Gamelan is a large orchestra using bronze gongs, xylophones, metallophones and other tuned percussion to create a shimmering texture that has enchanted western ears and influenced composers like Debussy, Satie and Cage. It is a mesmerising sonic adventure and west Cork is lucky to house the only Irish gamelan outside of a university city, the instruments having arrived here in summer 2016. These unique (no two sets are alike) hand-forged instruments are equally impressive visually, as they are intricately carved and brightly coloured.
Gamelan Spréacha Geala (gaelic for Bright Sparks Gamelan) is a community music group, West Cork’s only Gamelan ensemble, which meets weekly in Skibbereen to learn traditional gamelan music and compose new pieces on this unique set of instruments. Playing gamelan is by its very nature a participatory and sociable experience. Research has shown that Gamelan has been found to promote feelings of togetherness and group cohesion which may be understood through the shifting boundaries of self/other observed in forms of joint action. Players often describe a feeling of oneness with others, of losing themselves in the moment. For those interested in digging deeper, the study of gamelan can also incorporate the learning of complex musical techniques. Come along on a Wednesday evening and experience it yourself.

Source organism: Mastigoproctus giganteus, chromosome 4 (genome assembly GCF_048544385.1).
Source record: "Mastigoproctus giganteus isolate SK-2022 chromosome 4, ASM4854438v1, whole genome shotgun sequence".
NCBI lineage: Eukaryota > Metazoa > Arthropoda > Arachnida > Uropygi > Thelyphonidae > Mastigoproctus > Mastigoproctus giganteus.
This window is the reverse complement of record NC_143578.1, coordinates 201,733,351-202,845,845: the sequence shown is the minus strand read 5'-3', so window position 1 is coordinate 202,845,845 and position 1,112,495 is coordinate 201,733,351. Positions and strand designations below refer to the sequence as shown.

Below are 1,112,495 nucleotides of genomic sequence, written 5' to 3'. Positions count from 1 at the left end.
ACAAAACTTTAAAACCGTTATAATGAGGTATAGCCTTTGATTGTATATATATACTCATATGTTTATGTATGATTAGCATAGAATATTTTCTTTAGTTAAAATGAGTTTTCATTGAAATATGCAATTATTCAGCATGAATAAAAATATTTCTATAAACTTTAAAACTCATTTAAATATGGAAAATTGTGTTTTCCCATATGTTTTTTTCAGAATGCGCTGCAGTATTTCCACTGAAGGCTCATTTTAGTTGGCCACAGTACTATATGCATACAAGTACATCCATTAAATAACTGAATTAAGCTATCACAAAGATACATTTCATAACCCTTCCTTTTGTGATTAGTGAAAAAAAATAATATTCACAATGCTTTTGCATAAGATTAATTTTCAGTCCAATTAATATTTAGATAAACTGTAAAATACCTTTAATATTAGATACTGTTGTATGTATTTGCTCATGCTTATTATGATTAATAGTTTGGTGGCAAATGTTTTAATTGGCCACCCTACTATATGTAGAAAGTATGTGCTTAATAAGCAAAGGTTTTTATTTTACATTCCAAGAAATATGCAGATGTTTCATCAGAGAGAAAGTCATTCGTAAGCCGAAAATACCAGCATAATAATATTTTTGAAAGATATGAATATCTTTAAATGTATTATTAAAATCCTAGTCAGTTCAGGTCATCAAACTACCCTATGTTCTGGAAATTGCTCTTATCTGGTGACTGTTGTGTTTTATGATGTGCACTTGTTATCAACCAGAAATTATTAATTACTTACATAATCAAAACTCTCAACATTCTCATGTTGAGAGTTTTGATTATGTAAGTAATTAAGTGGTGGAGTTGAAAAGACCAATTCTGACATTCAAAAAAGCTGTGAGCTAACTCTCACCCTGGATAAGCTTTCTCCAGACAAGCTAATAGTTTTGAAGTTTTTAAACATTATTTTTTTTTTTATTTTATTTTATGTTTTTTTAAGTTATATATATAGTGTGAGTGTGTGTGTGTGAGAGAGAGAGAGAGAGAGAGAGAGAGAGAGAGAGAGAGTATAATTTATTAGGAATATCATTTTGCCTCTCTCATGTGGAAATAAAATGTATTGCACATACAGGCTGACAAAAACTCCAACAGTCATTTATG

This project is funded by Cork County Council Arts Office, Cork Mental Health Services, Cope Foundation, Cork ETB and MusicAlive
49 North Street, Skibbereen, Co. Cork